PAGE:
Deposit profitability is not a question of volume…
…It’s a question of quality.
Some would have you believe that all you need to do to increase the profitability of your deposits and branches is gather more deposits. As if the simple fact of “more” would magically transform losses into profits.
That’s not how it works. At least not for the 50%+ of your deposit accounts and relationships that fail to earn even $1 of monthly profit.
And by profit I mean direct marginal profit. Direct revenue less direct expenses like personnel and IT needed to handle those deposits. Not loaded up with allocated general overhead or bricks and mortar (“BAM”) expenses.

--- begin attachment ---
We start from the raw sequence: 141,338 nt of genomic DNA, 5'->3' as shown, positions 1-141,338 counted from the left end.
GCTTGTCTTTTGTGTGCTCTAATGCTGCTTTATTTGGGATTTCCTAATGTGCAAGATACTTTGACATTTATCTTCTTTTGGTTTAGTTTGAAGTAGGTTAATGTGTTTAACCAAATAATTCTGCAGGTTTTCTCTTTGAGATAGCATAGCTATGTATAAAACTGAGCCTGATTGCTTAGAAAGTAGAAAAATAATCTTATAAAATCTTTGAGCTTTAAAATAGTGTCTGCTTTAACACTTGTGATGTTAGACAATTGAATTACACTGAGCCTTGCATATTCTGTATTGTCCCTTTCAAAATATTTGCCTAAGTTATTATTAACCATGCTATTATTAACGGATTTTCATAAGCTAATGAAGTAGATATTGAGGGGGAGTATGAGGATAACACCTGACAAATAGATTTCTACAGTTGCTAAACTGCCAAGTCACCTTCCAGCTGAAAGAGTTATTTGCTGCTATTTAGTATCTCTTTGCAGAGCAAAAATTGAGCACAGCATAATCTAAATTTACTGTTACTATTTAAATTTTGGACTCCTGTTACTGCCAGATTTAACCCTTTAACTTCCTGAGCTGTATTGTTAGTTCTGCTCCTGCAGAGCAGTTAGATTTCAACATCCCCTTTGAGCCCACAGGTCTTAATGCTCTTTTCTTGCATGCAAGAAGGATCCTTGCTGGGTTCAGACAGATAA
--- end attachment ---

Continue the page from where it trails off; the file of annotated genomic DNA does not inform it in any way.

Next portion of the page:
Sure you can get lucky and snag some profitable accounts, but you’re as likely (more likely actually) to just add more losses to your shortfall.
Here’s the simple truth: If you want to grow profits you need to measure profits and that means instrument-specific transaction-level detailed P&L on each and every account. Not aggregates, averages or shorthand guesstimates.
Otherwise how would you know if you were growing profits or losses?
Can you do this systematically for each and every account at the bank? If not #DepositProfitability is the quick and easy answer to what you need.
How are you measuring deposit profits?